It’s taken more than a century to soften up hardline prohibition against marijuana possession in Jamaica, but finally, by introducing the limit of two ounces (27 grams) per person, the country took a step forward in April 2015 with its amendment to the Dangerous Drugs Act. Before that, consumers were arrested and sent to jail even for a single joint. A week in prison, a fine and, sometimes, even death in custody, as was the sad fate of Mario Deane two years ago, beaten to death in the Montego Bay lock-up.
It is time now to amend the Buggery Act, the infamous law persecuting homosexuals all over Caribbean, particularly in Jamaica. First decreed in England in 1533, the Sodomy Law was abolished there in 2003, but it still rules over most of the former English-speaking colonies. And yet that may be starting to change.
First step from Belize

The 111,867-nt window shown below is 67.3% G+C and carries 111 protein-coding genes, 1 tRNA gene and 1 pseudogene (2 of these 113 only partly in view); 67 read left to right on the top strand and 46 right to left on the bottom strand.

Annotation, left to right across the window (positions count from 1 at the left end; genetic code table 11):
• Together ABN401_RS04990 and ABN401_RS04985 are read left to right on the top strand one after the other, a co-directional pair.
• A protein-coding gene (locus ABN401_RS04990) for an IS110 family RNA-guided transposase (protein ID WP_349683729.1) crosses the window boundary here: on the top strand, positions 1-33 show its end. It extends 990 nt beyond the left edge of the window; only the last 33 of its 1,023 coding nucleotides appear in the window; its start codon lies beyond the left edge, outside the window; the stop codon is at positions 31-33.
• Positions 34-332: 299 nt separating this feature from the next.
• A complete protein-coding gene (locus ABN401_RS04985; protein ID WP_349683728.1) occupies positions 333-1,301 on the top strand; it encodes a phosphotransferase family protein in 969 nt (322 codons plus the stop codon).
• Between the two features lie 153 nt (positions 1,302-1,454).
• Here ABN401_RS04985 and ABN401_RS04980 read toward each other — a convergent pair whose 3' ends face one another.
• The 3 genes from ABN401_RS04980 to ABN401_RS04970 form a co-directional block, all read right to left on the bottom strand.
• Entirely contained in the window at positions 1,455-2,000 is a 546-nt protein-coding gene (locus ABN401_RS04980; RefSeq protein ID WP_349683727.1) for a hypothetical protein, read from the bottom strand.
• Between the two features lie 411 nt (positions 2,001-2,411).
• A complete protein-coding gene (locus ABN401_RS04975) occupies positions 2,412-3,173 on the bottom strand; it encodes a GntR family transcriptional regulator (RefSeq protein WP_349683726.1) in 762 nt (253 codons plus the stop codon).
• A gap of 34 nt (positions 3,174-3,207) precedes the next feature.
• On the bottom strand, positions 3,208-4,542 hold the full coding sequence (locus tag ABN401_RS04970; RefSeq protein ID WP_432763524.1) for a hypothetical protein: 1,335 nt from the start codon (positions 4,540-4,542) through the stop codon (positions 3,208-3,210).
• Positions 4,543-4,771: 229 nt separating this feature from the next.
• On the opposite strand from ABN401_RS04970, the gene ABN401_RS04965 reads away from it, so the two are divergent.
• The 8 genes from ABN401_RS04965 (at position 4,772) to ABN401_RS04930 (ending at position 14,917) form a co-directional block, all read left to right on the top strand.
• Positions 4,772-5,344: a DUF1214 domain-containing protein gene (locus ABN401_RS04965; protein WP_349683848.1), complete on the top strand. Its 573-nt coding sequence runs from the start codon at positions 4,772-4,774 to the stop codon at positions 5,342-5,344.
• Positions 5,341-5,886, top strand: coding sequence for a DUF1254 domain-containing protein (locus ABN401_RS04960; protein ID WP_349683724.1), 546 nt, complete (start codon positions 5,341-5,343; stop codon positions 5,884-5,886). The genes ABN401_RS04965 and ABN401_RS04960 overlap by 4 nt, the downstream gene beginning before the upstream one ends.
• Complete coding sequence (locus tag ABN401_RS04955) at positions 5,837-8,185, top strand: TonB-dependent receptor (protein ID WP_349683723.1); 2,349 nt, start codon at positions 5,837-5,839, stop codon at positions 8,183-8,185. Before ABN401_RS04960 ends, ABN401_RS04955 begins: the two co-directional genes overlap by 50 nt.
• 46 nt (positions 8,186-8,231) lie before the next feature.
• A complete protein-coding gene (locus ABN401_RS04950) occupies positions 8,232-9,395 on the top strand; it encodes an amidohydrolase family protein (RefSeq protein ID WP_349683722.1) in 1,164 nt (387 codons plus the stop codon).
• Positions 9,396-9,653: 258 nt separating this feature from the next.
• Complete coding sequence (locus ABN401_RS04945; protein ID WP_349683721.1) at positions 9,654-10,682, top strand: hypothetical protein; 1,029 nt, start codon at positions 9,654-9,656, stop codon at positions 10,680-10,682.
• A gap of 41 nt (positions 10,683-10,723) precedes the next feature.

At the beginning, it was the death sentence by hanging, commuted during 1861 to life sentence. Now, one can receive 10 years of hard labour for sodomy, or seven with or without hard labor for attempted sodomy. The text of the law, spelled out in 1861, read as follows:
Article 76: “Anyone who is caught committing the abominable crime of buggery (anal intercourse) in public or private, shall be liable to be imprisoned and kept to hard labour for a term not exceeding 10 years.” And Article 77: “Whoever attempts to commit the abominable crime referred to above, shall be liable to be imprisoned for a terms not exceeding seven years, with or without hard labor.”